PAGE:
Two non-food notes ring through our tale of dining at Vintage. One is the outlying nature of Woonsocket and the other is a waiter so genuine he made us feel right at home. Woonsocket is a stretch from our home base in Wakefield, but it only took 25 minutes to drive from the restaurant to downtown Providence — half the time it takes to get to Newport for a special-occasion meal.
|Vintage | 5 South Main St, Woonsocket | Mon-Thurs, 5-9 pm; Fri-Sat, 5-10 pm | Major credit cards | Full bar | Sidewalk-level access | 401.765.1234|
And Vintage is, indeed, a special occasion. We have visited three times, and each time, the sleek, modern décor welcomed us into a metro-Euro atmosphere. The menu is a well-selected mix of traditional and nouveau dishes, with an expansive wine list. And Seth is the kind of waiter you want to go back and chat with through your dinner (he’s off on Tuesday nights).
Vintage has matching dining rooms and similar lounges on two separate floors. Although it looks as though the restaurant is a refurbished mill building, I was told that the original structure was torn down before this one was recreated. Brick walls, wood-plank ceilings, and visible overhead heating vents set a historic tone. But chic touches, such as high-backed gray-green upholstered chairs, brushed copper tables, and amber-toned resin lamp shades and sconces, drop you definitively into the 21st century.
Our first visit was a leisurely wine dinner, with imaginative dishes served with each wine, but we realized that none of these would be on the regular menu, so we returned for a late September lunch (on the second-story balcony overlooking Market Square) and for a recent wintry-night dinner. As luck would have it, the winter menu had just begun, with entrées heavy on beef — three kinds of steak, plus filet mignon and prime rib — but also five seafood dishes, two chicken dinners, and two veggie pastas.
Before we made those decisions, however, Seth had become part of the evening’s experience. Bill ordered a ginger martini, and Seth was eager to know if he liked it, since he had created the mixture of vodka, orange juice and a ginger-infused simple syrup. He was as enthusiastic about all of our food questions as he was about the martini. It was his attentiveness to detail and his obvious love for his job that made our conversational moments with him so engaging.
The next example of this was his description of the carrot-coconut soup ($6). Admitting that he didn’t ordinarily like carrots in any form other than straight boiled rounds — no carrot cake, please — he nevertheless found this soup quite delicious. The same was true of Bill, who did not even mind the very slight texture of coconut flakes, and the green swirl of parsley oil on top.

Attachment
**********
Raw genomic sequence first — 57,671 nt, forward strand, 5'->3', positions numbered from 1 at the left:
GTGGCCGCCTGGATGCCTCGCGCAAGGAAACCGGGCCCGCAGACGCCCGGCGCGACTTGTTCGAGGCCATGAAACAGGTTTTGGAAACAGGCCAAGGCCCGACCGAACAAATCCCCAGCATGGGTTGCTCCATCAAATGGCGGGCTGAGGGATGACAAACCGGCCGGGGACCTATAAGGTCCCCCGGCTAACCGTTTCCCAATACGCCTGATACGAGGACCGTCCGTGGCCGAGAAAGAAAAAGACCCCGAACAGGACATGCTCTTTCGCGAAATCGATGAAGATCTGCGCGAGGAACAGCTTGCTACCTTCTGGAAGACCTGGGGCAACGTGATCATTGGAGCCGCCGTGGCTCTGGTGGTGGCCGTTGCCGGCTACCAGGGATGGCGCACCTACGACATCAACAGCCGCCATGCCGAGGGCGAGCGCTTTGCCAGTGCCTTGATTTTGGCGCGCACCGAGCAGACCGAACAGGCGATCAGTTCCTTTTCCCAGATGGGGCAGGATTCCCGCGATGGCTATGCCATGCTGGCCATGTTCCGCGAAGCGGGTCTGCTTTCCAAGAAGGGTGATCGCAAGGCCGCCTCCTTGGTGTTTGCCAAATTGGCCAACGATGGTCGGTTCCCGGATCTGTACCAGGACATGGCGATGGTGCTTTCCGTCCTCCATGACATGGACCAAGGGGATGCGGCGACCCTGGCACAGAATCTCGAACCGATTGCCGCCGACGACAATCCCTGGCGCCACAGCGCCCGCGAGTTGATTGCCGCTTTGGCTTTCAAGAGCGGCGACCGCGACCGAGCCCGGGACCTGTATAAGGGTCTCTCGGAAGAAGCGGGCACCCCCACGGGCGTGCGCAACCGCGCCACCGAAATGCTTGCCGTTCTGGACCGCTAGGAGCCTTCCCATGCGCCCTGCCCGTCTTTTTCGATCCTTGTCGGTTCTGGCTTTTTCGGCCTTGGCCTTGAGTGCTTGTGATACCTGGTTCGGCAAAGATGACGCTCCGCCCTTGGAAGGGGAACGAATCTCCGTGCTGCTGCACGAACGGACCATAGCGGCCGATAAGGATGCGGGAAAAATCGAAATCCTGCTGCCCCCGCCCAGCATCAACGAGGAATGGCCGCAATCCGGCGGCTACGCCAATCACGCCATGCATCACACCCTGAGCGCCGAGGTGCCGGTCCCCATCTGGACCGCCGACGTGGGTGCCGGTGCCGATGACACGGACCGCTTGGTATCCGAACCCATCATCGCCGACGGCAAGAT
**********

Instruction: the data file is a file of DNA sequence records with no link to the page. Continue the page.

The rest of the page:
We also shared an order of lobster summer rolls ($13), a generous portion of lobster meat in each of the four pieces, with crispy shiitake mushrooms contrasting wonderfully with soft slices of avocado. The sesame dipping sauce was too heavy on soy sauce, but it had a nice bite to it.
As for the entrées, the sides were a key factor for Bill, lured by wild mushrooms, fingerling sweet potatoes, and winter greens accompanying the 16-ounce sirloin ($24) from Wolfneck Farms, a natural beef source in Maine. He asked for “medium rare,” but was disappointed when it arrived with no visible pinkness. Seth swooped in, heart¬ily agreeing with him, and had it re-done to Bill’s satisfaction. And he did enjoy the veggies, though the winter greens, especially their stems, were quite tough.
I passed over the romano-encrusted chicken and chose instead the Giannone Farm chicken breast ($19), from upstate New York, with an olive, artichoke, and potato hash. Tiny diced bits of sugar-cured lemon dotted the succulent chicken. I also ordered sides ($5) of sweet potatoes (sitting in too much oil) and green beans (too underdone for me, though Bill liked them just fine).
Dessert time rolled around, and once again, Seth’s descriptions led the way. We picked the malted chocolate mousse cake, winning out over crème brulée, cookies with ice cream or an angel food, ice cream, and toffee sauce concoction. The mousse sat atop a wafer of chocolate cake, next to a grilled wedge of marshmallow. Don’t ever attempt this alone; it was almost too much for the two of us.
Bill asked for a tall glass of milk with dessert, and Seth admired that unusual request. What can I say? We bonded. But I’m convinced he would do that with most diners: he was never obsequious, never intrusive, just genuine and gregarious.
As for journeying into the wilds of Woonsocket: call for directions and don’t hesitate to ask someone if you get twisted around. The food and service at Vintage are worth the adventure.
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